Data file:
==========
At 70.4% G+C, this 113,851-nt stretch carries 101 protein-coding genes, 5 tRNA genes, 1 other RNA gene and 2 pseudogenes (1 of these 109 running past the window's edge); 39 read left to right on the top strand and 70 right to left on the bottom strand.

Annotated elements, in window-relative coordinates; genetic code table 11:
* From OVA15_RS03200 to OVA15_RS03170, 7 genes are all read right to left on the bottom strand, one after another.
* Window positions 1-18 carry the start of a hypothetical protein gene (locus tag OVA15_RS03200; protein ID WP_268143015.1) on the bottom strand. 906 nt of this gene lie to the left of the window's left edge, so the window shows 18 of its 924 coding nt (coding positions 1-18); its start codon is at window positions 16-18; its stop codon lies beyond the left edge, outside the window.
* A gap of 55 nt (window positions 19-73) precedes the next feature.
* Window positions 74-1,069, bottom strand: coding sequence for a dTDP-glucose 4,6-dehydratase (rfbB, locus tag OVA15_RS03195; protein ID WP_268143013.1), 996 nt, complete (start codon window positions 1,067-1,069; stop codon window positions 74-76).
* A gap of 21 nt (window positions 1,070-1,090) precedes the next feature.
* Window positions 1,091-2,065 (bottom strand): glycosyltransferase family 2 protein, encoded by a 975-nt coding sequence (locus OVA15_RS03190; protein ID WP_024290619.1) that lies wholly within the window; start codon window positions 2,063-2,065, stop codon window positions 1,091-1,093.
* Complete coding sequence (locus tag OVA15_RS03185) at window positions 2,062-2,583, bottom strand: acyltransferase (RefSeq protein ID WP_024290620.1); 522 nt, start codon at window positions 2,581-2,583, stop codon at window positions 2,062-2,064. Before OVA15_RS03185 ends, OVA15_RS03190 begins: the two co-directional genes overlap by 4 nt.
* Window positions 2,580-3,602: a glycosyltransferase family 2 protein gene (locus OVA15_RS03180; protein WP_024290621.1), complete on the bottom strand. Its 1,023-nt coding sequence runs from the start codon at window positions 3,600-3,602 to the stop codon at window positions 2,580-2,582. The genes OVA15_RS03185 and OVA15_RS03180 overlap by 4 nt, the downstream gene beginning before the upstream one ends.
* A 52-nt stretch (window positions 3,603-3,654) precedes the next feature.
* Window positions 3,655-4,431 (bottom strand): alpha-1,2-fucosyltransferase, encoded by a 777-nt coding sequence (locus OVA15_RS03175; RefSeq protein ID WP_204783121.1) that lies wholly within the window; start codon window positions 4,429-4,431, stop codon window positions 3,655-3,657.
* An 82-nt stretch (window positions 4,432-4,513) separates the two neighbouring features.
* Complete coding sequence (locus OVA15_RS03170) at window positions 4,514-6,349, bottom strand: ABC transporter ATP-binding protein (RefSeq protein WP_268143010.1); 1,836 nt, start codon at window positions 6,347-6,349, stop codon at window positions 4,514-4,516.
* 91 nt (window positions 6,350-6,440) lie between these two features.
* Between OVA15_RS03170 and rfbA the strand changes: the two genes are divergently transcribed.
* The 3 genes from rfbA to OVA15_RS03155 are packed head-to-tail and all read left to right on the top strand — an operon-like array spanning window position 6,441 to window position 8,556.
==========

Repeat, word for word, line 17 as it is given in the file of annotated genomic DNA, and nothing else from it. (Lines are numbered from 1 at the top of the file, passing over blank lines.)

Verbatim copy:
* The 3 genes from rfbA to OVA15_RS03155 are packed head-to-tail and all read left to right on the top strand — an operon-like array spanning window position 6,441 to window position 8,556.